Lord Dying – Nothing Is Everything

Sunday, 14th January 2024

Photo: Neil DaCosta

Continually evolving from record to record, Lord Dying can’t be merely categorized as a sludge metal outfit. Aspects of psychedelia, progressive rock, all the way through to stoner and groove elements come in track to track – truly embracing an attack that contains numerous levels of sounds, tones, and emotions pouring through your favored listening device. Their latest record Clandestine Transcendence is the second in a planned conceptual trilogy – an almost hour-long odyssey that reflects the growth and understanding to position this quartet at the top of their game. We grabbed vocalist/guitarist Erik Olson once again for this quick, wide-ranging talk about the new record, working with Kurt Ballou, the process behind the singles/videos, benchmark tours in their career, his love of travel/books, what success looks like to the band, and future plans for 2024.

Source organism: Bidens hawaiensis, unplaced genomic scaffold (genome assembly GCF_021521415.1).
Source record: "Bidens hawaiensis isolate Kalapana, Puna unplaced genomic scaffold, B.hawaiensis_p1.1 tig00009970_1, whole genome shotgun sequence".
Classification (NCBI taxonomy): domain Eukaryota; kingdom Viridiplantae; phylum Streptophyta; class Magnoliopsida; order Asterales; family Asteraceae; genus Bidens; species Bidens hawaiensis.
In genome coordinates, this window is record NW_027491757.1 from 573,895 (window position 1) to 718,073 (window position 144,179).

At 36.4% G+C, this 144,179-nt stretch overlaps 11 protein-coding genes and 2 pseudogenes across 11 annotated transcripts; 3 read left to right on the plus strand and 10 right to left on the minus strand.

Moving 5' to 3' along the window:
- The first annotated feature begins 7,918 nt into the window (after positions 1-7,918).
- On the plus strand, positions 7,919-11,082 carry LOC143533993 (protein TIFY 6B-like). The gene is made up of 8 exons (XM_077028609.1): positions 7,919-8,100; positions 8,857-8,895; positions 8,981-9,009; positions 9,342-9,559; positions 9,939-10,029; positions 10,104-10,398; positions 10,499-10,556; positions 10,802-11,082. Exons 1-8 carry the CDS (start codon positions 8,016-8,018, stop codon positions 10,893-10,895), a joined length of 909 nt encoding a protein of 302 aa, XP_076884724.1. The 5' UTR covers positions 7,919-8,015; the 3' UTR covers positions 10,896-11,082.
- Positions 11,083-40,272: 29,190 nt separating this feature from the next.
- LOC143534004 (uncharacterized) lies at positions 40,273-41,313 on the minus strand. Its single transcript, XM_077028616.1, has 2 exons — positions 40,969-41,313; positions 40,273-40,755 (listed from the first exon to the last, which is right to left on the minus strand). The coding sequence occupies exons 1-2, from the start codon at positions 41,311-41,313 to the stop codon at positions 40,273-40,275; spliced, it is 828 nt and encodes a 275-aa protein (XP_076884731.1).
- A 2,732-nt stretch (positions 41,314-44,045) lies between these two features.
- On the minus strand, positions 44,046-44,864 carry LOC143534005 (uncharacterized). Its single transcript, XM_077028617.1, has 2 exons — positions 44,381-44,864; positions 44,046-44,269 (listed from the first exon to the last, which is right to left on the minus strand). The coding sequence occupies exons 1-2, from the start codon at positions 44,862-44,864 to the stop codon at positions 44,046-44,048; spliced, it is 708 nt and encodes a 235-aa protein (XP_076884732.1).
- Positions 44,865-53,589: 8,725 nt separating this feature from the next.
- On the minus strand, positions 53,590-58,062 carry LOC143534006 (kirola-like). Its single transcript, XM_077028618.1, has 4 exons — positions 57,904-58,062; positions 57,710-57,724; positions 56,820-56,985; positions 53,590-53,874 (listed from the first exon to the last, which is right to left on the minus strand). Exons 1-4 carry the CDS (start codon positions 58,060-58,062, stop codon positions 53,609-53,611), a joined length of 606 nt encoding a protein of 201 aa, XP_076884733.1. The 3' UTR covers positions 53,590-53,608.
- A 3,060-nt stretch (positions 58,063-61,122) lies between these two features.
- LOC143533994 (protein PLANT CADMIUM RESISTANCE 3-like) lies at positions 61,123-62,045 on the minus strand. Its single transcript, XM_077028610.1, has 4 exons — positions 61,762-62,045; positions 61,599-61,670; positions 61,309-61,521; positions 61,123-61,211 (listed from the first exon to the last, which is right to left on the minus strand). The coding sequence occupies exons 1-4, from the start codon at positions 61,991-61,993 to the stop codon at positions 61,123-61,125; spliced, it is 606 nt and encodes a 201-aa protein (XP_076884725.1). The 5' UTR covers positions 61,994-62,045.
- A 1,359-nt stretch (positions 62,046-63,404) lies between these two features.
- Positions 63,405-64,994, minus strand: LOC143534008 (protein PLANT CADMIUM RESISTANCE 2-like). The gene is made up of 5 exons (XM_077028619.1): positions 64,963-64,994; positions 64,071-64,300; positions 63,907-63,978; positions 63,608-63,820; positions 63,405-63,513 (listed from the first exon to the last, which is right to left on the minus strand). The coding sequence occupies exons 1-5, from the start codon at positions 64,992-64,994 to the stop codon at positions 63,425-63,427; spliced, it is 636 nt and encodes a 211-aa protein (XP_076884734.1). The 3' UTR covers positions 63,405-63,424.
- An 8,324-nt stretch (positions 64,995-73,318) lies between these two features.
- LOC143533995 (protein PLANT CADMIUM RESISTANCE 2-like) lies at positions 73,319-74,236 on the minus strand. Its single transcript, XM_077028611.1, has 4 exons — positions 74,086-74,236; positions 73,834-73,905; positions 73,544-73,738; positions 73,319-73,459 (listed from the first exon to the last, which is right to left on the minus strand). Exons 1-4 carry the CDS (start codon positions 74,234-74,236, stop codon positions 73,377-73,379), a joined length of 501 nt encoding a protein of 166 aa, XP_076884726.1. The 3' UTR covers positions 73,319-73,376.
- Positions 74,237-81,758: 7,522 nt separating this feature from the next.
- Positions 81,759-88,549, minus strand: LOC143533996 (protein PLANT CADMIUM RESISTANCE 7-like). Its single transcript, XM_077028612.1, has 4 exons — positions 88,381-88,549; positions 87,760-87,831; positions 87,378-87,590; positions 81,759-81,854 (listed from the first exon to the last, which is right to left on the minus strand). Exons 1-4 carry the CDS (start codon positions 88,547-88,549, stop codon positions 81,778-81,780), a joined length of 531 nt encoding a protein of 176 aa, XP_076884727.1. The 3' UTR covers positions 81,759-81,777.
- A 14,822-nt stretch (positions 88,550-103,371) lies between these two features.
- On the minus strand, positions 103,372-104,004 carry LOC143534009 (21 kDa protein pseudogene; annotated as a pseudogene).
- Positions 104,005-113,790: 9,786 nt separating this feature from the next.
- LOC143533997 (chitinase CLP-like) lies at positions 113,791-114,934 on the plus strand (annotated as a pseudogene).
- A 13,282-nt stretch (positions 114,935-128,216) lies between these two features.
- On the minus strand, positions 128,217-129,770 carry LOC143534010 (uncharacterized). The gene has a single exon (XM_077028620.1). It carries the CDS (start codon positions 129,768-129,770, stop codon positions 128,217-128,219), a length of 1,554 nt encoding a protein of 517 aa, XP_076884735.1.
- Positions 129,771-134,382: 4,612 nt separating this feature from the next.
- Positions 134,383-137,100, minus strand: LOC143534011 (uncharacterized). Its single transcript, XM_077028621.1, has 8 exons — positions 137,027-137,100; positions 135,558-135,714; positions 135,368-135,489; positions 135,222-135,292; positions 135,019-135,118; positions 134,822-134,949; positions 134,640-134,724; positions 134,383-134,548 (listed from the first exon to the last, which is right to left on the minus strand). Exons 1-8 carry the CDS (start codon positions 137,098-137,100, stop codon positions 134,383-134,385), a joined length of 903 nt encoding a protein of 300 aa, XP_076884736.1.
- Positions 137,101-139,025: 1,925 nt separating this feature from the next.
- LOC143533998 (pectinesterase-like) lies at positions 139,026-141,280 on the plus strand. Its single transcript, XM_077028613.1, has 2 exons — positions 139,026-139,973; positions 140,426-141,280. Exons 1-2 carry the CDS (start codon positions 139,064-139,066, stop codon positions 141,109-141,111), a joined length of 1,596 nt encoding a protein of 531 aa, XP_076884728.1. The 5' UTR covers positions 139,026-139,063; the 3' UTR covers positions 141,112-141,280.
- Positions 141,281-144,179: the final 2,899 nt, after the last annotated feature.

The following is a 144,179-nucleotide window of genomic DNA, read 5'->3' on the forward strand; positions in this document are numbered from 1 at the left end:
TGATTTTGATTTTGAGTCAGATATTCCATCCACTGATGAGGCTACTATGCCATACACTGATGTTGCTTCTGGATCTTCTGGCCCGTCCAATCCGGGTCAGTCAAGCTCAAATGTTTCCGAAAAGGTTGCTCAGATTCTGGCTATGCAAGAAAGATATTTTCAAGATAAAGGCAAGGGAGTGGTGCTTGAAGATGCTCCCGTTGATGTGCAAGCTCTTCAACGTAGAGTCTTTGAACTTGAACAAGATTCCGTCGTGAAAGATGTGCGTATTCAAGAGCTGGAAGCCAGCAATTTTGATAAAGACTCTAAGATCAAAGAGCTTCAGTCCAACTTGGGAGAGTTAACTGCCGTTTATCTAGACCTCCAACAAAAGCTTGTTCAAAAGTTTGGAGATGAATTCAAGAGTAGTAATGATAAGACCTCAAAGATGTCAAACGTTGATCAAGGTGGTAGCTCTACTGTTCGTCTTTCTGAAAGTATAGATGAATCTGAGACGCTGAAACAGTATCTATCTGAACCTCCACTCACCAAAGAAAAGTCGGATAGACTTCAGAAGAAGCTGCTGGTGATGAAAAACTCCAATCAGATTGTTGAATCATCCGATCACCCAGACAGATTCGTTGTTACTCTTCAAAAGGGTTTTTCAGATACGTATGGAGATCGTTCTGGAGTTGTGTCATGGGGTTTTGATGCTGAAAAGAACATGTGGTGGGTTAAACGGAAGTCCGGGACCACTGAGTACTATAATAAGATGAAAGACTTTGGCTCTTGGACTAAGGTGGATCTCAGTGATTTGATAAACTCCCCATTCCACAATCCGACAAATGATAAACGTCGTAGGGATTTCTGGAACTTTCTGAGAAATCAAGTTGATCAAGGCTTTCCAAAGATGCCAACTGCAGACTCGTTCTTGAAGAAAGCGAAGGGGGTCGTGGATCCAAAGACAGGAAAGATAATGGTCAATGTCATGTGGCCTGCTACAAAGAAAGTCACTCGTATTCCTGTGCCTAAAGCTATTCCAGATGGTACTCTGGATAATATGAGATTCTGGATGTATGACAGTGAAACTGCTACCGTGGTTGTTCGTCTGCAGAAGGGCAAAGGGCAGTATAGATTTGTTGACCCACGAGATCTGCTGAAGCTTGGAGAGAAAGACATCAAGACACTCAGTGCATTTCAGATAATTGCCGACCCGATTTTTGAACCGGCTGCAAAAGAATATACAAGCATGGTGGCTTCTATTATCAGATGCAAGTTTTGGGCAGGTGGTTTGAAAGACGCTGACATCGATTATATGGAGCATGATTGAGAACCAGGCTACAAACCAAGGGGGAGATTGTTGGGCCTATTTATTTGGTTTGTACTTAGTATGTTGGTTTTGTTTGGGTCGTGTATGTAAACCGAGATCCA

Dead Rhetoric: Clandestine Transcendence is the latest album for Lord Dying – the follow-up to 2019’s Mysterium Tremendum. How do you see this set of material fitting in the catalog for the band – and did the pandemic have any beneficial factors to dig deeper into certain aspects of the process that maybe you never took into account or considered before?

Erik Olson: Um, well… I would say with the new record we wanted to push ourselves further than we’ve ever done before. Which is what we wanted to do with Mysterium Tremendum as well. That’s the way we try to be with every album. The pandemic… I would say it had an effect on the writing for sure, just because of everything that everyone was going through. I don’t know if it shaped the record in a different way than it would have gone. Even psychologically I think the pandemic changed anyone that was going to make a record at the time. It was something really crazy to go through that no one saw coming (laughs).